There's been a lot of buzz in the HR world over the past few years about re-inventing performance management. A major theme I’ve noticed in a lot of the discussion is the need to rely less on an annual review and more on ongoing performance management conversations.
is the first of a three part blog series where we’ll examine this idea in
But before we dive into how to make these conversations effective, let’s first start with the basics — the question of how you get managers to have ongoing performance conversations at all.
Step 1: Be clear about the mechanics of what the CEO wants managers to do
Managers (and employees) need to know what specifically you’re asking them to do. Do you want them to talk with their staff daily? Weekly? Monthly? Are you thinking in terms of half-hour sit-down performance conversations or three minute hallway chats?
Although dealing with the mechanics may seem mundane compared to our lofty goal of improving organizational performance, managers may not fully understand what you’re asking them to do unless you’re clear about the mundane details.
In trying to answer the question about what you’re trying to accomplish, you immediately run into the dreaded “It all depends.” While this response is true, it’s not an adequate answer.
To get past “It all depends“, outline a good practice scenario and prescribe a minimum practice:
- A good practice might be: “Have a five minute performance conversation with each employee at least 3 times / week and one more in-depth 30 minute conversation once a month”.
- Minimum practice might be: “Have a five minute conversation with each employee once a week and a 30 minute conversation every two months.”
Note: I phrased the heading for this section “…the mechanics of what the CEO wants…” If the “good practice / minimum practice” guidelines you create are not what the CEO wants, then forget it; if it’s just an HR program it won’t last.
Step 2: Be clear about why the CEO thinks ongoing performance management is worth doing
It shouldn’t be too hard to explain to managers that having regular conversations with employees about how to improve performance could be a pretty good way to improve actual performance. It also won’t be too hard to sell the idea that the traditional year-end performance review doesn’t work that well – since everyone from managers to HR to employees tend to dread annual performance reviews.
You might also mention that two of the elements in Gallup’s employee engagement Q12 survey are “someone seems to care about me as a person” and “weekly recognition or praise for doing good work”. Gallup’s research linked these elements to higher performance; so that’s one more piece of evidence suggesting that giving regular feedback makes business sense.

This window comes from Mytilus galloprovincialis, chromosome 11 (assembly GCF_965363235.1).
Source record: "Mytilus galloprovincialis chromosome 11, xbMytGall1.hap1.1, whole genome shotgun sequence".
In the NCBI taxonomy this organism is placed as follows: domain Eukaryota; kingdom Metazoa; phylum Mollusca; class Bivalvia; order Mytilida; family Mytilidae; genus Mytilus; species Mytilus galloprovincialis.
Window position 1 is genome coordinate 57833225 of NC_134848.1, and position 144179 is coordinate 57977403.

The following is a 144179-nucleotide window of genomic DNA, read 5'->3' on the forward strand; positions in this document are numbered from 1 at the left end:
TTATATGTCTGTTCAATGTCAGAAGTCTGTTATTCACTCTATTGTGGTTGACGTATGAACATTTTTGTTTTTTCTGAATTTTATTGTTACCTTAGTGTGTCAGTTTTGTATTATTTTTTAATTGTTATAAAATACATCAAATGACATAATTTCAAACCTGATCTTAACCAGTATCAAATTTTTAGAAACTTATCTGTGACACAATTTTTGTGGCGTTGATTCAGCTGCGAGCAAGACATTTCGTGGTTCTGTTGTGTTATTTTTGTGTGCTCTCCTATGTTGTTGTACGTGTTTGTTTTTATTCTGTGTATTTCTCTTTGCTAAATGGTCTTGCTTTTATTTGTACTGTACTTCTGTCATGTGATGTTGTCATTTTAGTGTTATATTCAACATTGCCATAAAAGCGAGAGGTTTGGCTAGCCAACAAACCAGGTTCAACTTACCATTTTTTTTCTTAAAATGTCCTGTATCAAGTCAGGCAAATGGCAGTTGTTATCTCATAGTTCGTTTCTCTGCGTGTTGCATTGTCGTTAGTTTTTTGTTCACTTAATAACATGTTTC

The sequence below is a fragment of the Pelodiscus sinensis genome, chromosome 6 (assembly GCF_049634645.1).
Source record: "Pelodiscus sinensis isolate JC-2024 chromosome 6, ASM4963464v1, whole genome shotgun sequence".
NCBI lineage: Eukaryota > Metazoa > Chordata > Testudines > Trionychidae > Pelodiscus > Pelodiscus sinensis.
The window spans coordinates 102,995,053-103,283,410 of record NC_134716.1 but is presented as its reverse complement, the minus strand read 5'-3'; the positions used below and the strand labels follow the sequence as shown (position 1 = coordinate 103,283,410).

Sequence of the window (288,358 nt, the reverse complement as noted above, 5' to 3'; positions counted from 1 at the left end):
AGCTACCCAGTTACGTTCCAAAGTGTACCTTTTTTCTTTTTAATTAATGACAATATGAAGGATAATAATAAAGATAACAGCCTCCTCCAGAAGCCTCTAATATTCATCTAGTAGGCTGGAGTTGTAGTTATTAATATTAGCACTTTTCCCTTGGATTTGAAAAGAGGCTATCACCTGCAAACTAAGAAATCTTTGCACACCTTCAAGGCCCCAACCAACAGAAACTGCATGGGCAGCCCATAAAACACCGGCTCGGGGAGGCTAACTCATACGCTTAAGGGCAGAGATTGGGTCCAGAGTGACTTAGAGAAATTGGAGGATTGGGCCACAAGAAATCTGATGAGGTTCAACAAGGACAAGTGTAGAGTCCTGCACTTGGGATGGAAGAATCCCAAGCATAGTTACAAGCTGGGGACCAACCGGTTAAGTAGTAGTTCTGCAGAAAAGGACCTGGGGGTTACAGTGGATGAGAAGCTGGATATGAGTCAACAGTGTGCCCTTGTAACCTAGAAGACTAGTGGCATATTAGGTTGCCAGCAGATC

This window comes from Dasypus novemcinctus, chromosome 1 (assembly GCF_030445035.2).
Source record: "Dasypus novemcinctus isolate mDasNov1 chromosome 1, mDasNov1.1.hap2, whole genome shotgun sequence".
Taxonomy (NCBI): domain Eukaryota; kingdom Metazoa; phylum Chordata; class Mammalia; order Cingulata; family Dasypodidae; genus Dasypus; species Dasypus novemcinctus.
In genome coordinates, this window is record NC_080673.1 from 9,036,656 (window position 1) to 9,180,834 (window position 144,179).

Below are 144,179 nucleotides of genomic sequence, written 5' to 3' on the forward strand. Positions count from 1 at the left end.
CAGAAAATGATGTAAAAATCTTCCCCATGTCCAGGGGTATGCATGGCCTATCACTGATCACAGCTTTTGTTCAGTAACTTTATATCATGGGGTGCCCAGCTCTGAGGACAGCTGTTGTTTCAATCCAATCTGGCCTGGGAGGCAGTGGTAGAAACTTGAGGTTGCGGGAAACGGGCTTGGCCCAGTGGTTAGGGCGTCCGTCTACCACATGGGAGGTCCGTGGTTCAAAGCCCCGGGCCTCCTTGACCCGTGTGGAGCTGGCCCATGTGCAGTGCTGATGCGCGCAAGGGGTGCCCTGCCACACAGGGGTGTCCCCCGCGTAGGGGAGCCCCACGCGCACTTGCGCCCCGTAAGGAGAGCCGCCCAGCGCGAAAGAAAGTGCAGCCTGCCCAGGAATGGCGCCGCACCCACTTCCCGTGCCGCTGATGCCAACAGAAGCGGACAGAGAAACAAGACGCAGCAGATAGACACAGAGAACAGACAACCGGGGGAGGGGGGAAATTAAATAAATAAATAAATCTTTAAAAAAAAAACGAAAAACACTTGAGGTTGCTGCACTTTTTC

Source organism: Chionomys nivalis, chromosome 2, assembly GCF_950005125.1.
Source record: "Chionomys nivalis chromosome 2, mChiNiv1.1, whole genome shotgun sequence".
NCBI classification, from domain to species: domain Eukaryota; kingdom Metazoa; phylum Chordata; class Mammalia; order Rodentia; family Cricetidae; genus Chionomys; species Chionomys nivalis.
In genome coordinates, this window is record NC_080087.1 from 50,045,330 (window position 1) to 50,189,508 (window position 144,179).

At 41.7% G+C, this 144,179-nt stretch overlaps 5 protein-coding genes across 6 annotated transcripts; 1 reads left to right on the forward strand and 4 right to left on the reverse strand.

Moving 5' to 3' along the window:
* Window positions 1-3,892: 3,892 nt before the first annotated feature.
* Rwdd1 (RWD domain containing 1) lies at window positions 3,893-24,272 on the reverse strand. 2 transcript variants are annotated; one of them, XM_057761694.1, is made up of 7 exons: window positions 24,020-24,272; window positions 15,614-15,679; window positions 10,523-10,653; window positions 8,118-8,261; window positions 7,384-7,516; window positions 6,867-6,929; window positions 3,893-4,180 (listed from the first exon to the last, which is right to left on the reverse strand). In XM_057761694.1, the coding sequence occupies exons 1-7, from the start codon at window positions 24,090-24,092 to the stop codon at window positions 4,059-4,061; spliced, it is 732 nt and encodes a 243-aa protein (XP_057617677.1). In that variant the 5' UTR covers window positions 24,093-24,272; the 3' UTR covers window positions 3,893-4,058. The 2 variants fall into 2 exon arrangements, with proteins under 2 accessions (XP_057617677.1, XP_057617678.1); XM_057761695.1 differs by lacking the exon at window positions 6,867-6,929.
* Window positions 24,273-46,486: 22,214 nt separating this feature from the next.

Step 3: Be clear that you know it’s not as easy as it sounds
Managers know this sounds great and easy, but it’s bound to be tougher in practice, especially (each of them will think) because “my situation is different”. So let them know you know; let them know there will be people with unique issues, and let them know that the organization will be supportive when they face challenges.
Step 4: Gently promote compliance
If you force people to have these ongoing performance conversations, it will backfire.
If you just hope they’ll do it, then chances are nothing will change.
So there needs to be some way to encourage compliance. Behavioral economists like to use the word “nudge”; something that reminds and motivates people to do something without being heavy handed.
In the case of ongoing performance management and conversations there has to be some monitoring as to whether they're occurring and some consequences if they're not occurring enough. For example, if managers aren't having frequent conversations, they should know their boss will ask them about it.
Another nudge is simply to provide tips on having good conversations on a regular basis.
Making ongoing performance conversations happen in your organization
Getting managers to have these ongoing conversations is a big challenge; once you figured out how to make that happen in your organization you can focus on how to ensure the conversations are effective.
We’ll tackle that in my next blog post.